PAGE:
The proof that the Seiberg-Witten invariants of a 4-manifold $X$ with fixed Spin$^c$ structure really are invariant wrt the metric used to define them goes roughly as follows (for simplicity let $b_2^+(X) > 1$ and assume the expected dimension of the SW moduli space is 0):

If $g_0$ and $g_1$ are metrics on $X$ then they may be joined by a path $(g_t)_{0 \le t\le 1}$ of metrics where each $g_t$ is such that the corresponding SW moduli space avoids reducible solutions. Now the collection of moduli spaces $(M_t)_{0\le t\le1}$ of the SW equations for each metric $g_t$ can be viewed as a cobordism between the 0-dimensional oriented manifolds $M_0$ and $M_1$. Hence the number of solutions with orientation accounted for is the same in each.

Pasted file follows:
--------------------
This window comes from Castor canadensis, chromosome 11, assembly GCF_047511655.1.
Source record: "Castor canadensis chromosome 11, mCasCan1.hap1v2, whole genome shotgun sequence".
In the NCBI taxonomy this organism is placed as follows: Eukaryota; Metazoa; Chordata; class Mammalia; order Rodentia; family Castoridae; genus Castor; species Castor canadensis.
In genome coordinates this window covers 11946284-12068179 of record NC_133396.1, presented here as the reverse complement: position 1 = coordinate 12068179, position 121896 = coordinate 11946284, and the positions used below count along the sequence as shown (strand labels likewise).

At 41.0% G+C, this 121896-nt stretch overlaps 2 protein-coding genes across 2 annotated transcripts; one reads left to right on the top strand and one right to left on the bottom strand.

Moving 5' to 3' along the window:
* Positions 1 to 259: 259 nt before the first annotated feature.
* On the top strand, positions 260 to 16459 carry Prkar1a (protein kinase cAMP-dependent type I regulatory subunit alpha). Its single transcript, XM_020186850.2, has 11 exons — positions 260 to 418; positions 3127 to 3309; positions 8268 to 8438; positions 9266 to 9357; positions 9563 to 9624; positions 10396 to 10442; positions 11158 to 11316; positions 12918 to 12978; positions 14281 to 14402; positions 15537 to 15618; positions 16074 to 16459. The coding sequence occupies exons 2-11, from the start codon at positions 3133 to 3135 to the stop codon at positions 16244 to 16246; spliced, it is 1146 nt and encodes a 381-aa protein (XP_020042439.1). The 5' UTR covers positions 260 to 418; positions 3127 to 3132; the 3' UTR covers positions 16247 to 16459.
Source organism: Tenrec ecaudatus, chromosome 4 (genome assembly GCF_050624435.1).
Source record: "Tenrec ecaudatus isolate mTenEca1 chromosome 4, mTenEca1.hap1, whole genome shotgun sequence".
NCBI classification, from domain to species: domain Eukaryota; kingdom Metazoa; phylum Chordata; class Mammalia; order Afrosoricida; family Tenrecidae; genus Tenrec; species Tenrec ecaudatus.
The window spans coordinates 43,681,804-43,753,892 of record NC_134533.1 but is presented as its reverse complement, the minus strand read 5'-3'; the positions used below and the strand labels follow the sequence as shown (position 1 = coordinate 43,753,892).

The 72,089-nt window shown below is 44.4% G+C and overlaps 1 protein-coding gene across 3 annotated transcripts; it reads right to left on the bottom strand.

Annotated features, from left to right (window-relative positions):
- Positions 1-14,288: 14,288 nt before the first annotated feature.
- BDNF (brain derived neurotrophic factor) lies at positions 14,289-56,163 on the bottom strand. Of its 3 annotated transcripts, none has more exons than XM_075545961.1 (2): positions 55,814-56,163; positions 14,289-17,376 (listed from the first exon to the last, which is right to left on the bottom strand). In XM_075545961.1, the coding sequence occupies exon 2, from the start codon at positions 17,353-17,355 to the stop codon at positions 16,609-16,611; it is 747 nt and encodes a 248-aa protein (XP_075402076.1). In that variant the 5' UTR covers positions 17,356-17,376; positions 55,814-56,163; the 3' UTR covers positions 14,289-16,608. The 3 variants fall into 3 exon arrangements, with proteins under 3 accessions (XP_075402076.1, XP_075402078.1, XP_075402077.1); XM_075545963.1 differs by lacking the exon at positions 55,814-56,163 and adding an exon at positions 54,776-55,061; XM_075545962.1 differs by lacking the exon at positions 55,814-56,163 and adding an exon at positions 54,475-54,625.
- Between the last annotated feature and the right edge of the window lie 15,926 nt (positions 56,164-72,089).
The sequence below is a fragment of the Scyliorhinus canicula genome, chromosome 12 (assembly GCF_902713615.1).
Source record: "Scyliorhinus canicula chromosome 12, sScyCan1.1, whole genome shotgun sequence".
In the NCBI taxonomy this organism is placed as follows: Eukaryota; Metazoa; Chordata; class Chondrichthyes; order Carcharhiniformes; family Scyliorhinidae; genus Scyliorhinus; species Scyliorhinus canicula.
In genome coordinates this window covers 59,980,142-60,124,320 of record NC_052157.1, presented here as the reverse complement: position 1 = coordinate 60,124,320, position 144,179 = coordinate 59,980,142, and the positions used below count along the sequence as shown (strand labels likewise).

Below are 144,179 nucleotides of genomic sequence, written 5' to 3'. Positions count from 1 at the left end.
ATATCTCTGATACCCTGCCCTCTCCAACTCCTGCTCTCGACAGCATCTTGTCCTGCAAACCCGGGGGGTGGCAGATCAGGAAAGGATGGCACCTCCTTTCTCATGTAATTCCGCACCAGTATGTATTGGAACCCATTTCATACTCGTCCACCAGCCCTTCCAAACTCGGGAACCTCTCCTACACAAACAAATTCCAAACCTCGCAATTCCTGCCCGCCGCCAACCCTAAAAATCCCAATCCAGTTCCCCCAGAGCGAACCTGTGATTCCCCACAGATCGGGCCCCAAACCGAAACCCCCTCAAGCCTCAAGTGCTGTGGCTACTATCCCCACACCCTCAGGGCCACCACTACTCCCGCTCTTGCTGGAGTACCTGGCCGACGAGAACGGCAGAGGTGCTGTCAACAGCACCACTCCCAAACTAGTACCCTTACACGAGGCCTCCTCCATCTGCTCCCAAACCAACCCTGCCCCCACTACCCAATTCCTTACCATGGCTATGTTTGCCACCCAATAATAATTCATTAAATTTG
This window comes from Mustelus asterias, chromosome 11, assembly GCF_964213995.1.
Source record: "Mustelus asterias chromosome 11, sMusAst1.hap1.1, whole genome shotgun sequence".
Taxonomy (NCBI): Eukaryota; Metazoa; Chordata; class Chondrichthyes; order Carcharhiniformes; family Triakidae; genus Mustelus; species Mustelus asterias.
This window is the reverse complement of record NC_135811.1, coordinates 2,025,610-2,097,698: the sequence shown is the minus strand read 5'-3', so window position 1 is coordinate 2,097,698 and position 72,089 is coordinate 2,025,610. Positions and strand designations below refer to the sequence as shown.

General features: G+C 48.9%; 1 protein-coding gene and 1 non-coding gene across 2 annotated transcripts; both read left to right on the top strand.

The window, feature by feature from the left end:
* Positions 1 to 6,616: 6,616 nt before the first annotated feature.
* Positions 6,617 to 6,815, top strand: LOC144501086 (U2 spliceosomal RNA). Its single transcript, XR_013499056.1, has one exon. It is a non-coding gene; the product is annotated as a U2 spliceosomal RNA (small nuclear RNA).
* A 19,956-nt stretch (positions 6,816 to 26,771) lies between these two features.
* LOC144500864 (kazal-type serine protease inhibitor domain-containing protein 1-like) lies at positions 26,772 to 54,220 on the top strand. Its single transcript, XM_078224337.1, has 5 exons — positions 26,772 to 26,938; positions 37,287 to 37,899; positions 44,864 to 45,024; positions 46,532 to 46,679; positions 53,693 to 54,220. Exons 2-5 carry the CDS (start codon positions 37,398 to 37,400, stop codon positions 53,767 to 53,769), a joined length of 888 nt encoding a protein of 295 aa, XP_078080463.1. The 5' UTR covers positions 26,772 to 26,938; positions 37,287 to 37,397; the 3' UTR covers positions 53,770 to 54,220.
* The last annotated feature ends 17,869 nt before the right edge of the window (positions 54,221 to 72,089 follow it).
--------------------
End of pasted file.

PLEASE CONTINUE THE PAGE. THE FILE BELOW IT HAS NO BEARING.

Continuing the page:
This allows for an "annihilation" phenomenon to occur among solutions: for example, {+,+,-} is cobordant to {-} via a cobordism consisting of one line from + to - and a U-shaped line along which + and - annihilate.

My question is whether anyone can illustrate an explicit example of two solutions to the SW equations wrt a given metric $g_0$ that have opposite orientation and "annihilate" along a path $(g_t)_{0 \le t \le 1}$ to some final metric $g_1$. I would also be interested in any qualitative discussion of this phenomenon.